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Watermelon Transplanting

We are starting to plant watermelons this week for most of our crop. Most plants came out this week. We’re finishing laying plastic through most of the week as well.

For the melons transplanted a week ago, they are all looking great. Turner County Agent Will Gay, UGA Vegetable Pathologist Dr. Bahbesh Dutta, and I look at alot of fields on the Turner/Wilcox line. There is very little disease as well as common injury from salts.

UGA Extension Pathologist Dr. Bahbesh Dutta and Turner County Ag Agent Will Gay

Soluble Salts

The most common thing we are seeing on the plants are is a little necrosis on the leaf edge from salts collecting in the plants as the green house lets them dry out before transplanting. It’s mostly in the lower leaves right after the cotyledon, nothing to worry.

Soluble salts collect on the outside of the leaf when plants dry

Splitting Stems

Will told me about some splitting stems he had seen before I looked at our melons in Wilcox. Here is a picture of one. It just comes from normal up and down temperature changes in the green house.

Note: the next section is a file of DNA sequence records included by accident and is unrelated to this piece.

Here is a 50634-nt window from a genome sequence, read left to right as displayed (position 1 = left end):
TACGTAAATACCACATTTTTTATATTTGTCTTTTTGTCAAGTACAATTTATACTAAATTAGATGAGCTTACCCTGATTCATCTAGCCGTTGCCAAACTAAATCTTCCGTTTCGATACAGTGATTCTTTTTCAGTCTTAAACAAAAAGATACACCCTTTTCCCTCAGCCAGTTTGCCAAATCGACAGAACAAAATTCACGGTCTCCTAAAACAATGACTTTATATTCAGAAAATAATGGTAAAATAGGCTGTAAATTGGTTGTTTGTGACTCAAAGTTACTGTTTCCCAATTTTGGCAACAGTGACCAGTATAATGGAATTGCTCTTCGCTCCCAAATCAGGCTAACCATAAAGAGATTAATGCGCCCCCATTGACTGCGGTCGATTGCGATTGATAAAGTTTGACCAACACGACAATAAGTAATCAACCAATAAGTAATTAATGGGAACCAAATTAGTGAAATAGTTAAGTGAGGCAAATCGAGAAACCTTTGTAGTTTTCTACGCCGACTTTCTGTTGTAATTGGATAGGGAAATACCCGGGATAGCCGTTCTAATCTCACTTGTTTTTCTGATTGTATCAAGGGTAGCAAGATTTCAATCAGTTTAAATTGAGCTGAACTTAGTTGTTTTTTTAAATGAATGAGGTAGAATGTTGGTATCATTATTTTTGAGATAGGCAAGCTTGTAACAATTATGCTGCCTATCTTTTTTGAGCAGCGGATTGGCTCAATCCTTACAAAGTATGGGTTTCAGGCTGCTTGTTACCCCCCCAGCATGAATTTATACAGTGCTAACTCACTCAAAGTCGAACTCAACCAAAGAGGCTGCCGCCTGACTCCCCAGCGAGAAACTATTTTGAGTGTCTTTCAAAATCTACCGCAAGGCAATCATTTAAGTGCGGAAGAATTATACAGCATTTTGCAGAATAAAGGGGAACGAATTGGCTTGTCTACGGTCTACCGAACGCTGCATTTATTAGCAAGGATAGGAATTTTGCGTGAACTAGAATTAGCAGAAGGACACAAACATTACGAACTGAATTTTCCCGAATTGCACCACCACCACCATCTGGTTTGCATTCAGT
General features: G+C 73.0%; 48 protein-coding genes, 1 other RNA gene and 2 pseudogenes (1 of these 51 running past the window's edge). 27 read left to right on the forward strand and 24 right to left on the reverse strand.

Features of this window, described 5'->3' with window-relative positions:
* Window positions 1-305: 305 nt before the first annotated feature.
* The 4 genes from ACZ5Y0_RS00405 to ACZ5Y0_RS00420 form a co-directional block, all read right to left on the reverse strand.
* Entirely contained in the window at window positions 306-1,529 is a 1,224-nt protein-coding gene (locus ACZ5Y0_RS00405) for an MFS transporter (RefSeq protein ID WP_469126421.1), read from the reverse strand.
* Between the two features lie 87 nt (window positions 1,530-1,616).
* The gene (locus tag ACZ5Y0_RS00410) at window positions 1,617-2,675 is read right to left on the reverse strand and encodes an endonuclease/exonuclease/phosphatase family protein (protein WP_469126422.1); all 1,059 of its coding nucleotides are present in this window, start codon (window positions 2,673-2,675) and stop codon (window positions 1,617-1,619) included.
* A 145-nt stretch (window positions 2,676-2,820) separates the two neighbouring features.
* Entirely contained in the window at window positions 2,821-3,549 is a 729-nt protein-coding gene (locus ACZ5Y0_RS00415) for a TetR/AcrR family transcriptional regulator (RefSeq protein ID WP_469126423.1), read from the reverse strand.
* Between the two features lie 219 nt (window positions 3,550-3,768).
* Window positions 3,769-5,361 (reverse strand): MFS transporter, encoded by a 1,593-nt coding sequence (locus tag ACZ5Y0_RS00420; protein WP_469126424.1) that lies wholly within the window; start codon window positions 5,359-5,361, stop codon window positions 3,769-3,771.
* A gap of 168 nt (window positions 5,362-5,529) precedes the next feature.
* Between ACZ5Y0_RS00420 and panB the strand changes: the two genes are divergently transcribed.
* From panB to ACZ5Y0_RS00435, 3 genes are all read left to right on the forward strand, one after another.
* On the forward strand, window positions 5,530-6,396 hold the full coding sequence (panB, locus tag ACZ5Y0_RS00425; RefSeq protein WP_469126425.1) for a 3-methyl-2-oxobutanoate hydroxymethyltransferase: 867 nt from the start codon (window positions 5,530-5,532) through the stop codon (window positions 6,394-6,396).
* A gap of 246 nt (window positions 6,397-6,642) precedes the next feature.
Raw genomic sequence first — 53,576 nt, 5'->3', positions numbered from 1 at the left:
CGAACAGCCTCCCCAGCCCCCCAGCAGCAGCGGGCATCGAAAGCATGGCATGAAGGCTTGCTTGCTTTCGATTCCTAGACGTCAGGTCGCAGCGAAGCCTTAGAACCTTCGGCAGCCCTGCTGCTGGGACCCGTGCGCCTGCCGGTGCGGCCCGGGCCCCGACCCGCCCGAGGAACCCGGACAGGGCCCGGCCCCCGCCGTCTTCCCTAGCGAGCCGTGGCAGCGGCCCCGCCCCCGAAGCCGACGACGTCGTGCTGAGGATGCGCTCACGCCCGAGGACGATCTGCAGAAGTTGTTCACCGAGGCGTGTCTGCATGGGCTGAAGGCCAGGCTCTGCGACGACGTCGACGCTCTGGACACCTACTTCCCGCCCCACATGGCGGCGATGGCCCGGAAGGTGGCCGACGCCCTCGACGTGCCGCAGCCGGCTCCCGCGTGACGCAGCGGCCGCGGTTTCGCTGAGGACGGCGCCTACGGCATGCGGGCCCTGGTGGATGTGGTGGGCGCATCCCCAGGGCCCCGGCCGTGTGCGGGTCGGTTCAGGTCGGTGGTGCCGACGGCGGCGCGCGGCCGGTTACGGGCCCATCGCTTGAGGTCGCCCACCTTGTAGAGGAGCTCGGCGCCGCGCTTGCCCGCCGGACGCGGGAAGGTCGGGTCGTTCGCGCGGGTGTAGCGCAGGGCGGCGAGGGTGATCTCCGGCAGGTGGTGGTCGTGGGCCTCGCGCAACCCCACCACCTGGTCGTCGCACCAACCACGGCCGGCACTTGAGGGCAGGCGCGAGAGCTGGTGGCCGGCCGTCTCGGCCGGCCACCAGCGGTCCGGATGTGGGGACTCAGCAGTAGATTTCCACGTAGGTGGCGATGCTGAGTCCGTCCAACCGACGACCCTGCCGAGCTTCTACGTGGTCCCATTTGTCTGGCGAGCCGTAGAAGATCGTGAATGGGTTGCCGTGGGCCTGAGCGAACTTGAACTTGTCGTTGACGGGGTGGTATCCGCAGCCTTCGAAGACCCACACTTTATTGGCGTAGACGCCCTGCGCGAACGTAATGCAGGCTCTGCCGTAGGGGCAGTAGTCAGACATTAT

Split stems

Disease

Of course gummy stem blight is the pathogen we keep an eye on. Right now there are only a few hits of gummy in the field and nothing abnormal. As a matter of fact, most gummy we see is dried up on the leaf, no picnidia found.

Youll see a couple of plants with a water-soaked stem which were likely hit by pythium, nothing to worry.

Water-soaked stem from pythium

Up until now, there have been mostly sunny days, so our fungicide programs should have no issue controlling gummy.

Seed Corn Maggot

We saw even fewer plants hit with seed corn maggots. The plant will look like a dead pythium plant but when you look at the stem, it looks different. You can tear into the stem and find the white fly larvae.

Corn seed maggot

Once the melons are transplanted, bifinthrin is labeled and will control them pretty easy. It has to be drenched over the plants. Diazinon is labeled pre-plant under the plastic.